Climate health highlighted at COP21- A Trinidadian’s Perspective

Climate change takes 400,000 lives per year and millions suffer from flooding, diseases, malnourishment, and respiratory problems due to climate change. This is both a threat and an opportunity as it can push countries toward renewable energy. For these reasons, COP21 has seen concern raised by medical professionals regarding the effect climate change has on health. Over 1,700 health organisations are supporting declarations calling on world leaders in Paris to take a serious approach to the escalating climate threats to human health. The demonstration follows a major recent report in The Lancet that warned 50 years of global health improvements could be thrown into reverse by climate change.

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“Climate change, and all of its dire consequences for health, should be at centre-stage, right now, whenever talk turns to the future of human civilizations. After all, that’s what’s at stake.”Dr Margaret Chan, Director-General, World Health Organization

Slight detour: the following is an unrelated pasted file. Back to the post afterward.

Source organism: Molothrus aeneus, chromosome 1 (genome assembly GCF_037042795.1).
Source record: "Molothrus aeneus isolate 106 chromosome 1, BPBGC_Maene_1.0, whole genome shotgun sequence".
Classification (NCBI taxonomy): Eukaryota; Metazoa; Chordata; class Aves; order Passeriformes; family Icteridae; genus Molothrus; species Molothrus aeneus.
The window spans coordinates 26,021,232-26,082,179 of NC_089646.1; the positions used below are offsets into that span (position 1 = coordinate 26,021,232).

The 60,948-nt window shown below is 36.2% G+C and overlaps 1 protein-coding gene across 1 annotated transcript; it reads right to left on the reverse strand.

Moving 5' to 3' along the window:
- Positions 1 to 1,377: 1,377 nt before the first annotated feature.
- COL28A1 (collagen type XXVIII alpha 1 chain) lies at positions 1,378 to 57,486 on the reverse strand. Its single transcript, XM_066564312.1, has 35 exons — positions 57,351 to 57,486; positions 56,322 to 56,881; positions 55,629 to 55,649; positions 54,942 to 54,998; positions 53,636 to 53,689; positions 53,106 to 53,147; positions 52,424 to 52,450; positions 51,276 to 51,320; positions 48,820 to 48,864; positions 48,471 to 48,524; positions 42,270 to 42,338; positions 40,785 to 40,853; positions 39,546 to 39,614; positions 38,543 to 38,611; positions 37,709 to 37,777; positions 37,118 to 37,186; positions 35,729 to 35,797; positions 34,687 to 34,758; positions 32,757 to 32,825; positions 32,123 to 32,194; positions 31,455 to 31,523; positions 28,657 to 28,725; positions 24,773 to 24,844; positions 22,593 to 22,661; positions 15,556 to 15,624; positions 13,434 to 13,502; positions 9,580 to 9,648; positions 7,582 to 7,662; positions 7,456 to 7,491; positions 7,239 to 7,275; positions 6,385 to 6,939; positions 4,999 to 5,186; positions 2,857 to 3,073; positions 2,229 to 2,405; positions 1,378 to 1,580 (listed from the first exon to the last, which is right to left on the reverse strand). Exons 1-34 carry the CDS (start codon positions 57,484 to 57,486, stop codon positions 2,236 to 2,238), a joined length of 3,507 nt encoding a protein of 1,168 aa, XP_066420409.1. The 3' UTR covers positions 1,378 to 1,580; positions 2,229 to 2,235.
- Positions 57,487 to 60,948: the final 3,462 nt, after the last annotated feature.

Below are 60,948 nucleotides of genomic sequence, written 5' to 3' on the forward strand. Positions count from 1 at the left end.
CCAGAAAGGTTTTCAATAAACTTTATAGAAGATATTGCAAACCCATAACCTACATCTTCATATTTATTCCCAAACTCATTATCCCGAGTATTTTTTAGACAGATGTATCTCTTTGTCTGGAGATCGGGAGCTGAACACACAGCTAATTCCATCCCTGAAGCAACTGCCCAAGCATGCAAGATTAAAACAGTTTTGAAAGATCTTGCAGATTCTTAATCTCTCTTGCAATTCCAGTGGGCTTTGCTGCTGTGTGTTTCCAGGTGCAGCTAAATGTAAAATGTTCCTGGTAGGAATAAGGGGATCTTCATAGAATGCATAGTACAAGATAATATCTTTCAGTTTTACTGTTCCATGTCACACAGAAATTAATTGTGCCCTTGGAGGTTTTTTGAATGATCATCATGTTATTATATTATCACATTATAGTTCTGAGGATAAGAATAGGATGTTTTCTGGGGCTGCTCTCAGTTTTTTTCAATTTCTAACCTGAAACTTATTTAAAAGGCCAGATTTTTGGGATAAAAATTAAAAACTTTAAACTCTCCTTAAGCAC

Many Trinbagonians are proud to say that Trinidad and Tobago is one of the wealthiest countries in the Caribbean Community (CARICOM). Is this something to be pleased about?

The title is a reflection of our status as the main exporter of oil and gas in the Caribbean region and the main producer of liquefied natural gas in the Latin America and the Caribbean. We depend heavily on the extraction of hydrocarbons as the main source of income.  After all, Trinidad and Tobago is ranked second in the world for its carbon dioxide (CO2) emissions per capita, producing an estimated 53 million tonnes of CO2 annually, with 80 per cent coming from…

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